In Metadb, a table like patrongroup is called a current table because it reflects the current state of each row in the data source, as of the last time the row was updated.

History tables

A current table is usually accompanied by a history table, which stores both the current state and all previous states provided by the data source. The name of a history table is the current table’s name with two underscores appended; for example, the history table for patrongroup would be patrongroup__.

History tables have the same metadata columns as current tables, plus two additional columns:

  • __end is the date and time when the row of data became no longer current, or 9999-12-31 00:00:00+00 if the row is still current.

  • __current is a Boolean value that indicates whether the row is current.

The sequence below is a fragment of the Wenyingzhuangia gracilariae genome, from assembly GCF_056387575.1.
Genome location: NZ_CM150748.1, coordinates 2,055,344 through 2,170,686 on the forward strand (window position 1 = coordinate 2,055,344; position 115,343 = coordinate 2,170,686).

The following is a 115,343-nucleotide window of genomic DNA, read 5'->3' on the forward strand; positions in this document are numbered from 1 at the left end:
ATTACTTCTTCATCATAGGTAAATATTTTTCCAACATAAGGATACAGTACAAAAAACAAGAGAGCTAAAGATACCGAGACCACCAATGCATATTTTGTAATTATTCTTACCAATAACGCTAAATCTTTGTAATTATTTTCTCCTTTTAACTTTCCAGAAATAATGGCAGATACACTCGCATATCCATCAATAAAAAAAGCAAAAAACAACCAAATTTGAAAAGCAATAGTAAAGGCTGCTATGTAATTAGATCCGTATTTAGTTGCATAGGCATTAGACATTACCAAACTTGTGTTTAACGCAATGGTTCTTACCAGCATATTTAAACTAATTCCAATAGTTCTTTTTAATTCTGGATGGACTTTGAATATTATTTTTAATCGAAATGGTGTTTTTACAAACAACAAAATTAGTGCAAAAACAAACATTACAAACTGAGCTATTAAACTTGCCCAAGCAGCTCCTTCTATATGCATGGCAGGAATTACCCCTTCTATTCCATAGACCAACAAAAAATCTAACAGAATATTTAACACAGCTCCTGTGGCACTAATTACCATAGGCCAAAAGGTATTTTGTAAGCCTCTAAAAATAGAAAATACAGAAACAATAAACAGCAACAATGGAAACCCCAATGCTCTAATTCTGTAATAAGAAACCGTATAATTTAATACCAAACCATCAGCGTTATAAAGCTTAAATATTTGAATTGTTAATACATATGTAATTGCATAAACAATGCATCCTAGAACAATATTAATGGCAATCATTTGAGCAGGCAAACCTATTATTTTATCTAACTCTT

For instance:

SELECT __start, __end, __current, id, groupname, description FROM patrongroup__;
__start __end __current id groupname description

2022-04-17 21:42:25-00

2022-04-18 19:27:18-00

FALSE

15

undergrad

Student

2022-04-18 19:27:18-00

9999-12-31 00:00:00+00

TRUE

15

undergrad

Undergraduate Student

2022-04-17 21:42:25-00

9999-12-31 00:00:00+00

TRUE

10

graduate

Graduate Student

2022-04-17 21:52:53-00

9999-12-31 00:00:00+00

TRUE

9

faculty

Faculty Member

2022-04-17 21:52:53-00

9999-12-31 00:00:00+00

TRUE

12

staff

Staff Member

Here the "undergrad" group with id = 15 has two rows because it was modified on 2022-04-18 19:27:18-00, changing description from 'Student' to 'Undergraduate Student'.

A current table contains the same data as the corresponding history table where __current = TRUE. So for example, these two statements are equivalent:

SELECT id, groupname, description FROM patrongroup;
SELECT id, groupname, description FROM patrongroup__ WHERE __current = TRUE;

Transformed tables

Metadb applies transformations to some kinds of data, which results in additional tables being created. One category of data that are transformed in this way is JSON objects. Suppose that our patrongroup table had contained the groupname and description data in JSON fields, for example: